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Henry VI, Part 3 | Study Guide

William Shakespeare

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Henry VI, Part 3 | Act 2, Scene 5 | Summary



The Battle of Towton is now at its most violent, and the outcome is far from certain. King Henry comes onstage and, in a long soliloquy, comments on the horrors of war and the inevitable sorrows of human life. He sits down on a molehill and complains that even poor shepherds are happier than "kings that fear their subjects' treachery."

A young man of the Lancastrian faction comes onstage, bearing the body of an enemy he has slain. The dead man, he soon discovers, is his father, who was "pressed" (conscripted) into the Duke of York's forces. This news leads Henry, who is still onstage, to weep along with the young man. On a different part of the stage, an older man enters, likewise carrying the corpse of an enemy. In searching the body for money, he makes the sad discovery that he has killed his own son. The two mourning soldiers exit the stage, leaving Henry alone once more. The dialogue tags in this episode are potentially confusing: the young man is referred to as "Son" and the older man as "Father," but these words describe their relationship to the two dead men—not to each other.

Queen Margaret, Exeter, and Prince Edward rush onstage amid the noise of combat. The three inform Henry that the tide of the battle has turned against the Lancastrians; he must retreat now if he wishes to survive. Seeing no other option, the king flees the battlefield alongside his wife and son.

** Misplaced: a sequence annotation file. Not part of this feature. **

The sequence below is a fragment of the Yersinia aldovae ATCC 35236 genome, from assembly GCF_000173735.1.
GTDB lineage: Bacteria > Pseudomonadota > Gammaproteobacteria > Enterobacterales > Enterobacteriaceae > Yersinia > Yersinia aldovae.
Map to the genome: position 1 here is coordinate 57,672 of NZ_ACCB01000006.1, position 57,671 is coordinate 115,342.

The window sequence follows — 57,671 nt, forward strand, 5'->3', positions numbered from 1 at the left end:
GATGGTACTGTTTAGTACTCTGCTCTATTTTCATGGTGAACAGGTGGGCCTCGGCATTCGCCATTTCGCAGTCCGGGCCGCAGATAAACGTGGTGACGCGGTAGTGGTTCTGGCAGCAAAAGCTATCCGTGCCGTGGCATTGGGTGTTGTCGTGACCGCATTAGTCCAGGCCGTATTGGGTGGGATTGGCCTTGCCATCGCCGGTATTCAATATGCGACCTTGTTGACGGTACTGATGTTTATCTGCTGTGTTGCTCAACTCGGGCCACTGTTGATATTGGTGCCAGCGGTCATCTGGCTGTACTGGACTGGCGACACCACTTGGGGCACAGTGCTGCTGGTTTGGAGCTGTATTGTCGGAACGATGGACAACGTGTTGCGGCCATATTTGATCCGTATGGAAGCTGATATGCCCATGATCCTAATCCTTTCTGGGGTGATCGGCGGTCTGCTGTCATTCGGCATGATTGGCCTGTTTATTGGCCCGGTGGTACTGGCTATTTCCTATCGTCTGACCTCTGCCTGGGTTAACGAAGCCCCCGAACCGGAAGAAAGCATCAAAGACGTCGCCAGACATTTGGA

Towton was without question the bloodiest battle of the Wars of the Roses; some modern historians describe it as the bloodiest ever fought on English soil. In this scene Henry sees some of the carnage up close. He is, of all the characters who come onstage in this act, perhaps the only one who is appropriately horrified by the wholesale slaughter going on around him. At the same time Henry, with his delicate conscience and utter distaste for violence of any sort, is at least partly responsible for the suffering he sees around him. By refusing to grasp the reins of the English state, he has allowed the Yorkist rebellion to germinate, then blossom into full-on civil war. He is even less capable of effective leadership on the battlefield: Margaret and Clifford, he complains, "have chid me from the battle" so he will not interfere. The king, in a word, has been benched.

Henry's response to all this is sadly predictable: "To whom God will, there be the victory," he declares, having evidently learned nothing about how right and wrong work here on earth. After this he retreats into a daydream about being a shepherd, living in ease and simplicity far away from the concerns of rule. This is not the first time Henry has wished he could quit being king: in Part 2, awaiting news of Jack Cade's Rebellion, he lamented, "Was never subject longed to be a king/As I do long and wish to be a subject!" In this play Henry gets his wish, but not in a way anybody would want: rather than living freely as a "homely swain," the deposed Henry becomes first a fugitive, then a prisoner, then ultimately a target for the assassin's blade.

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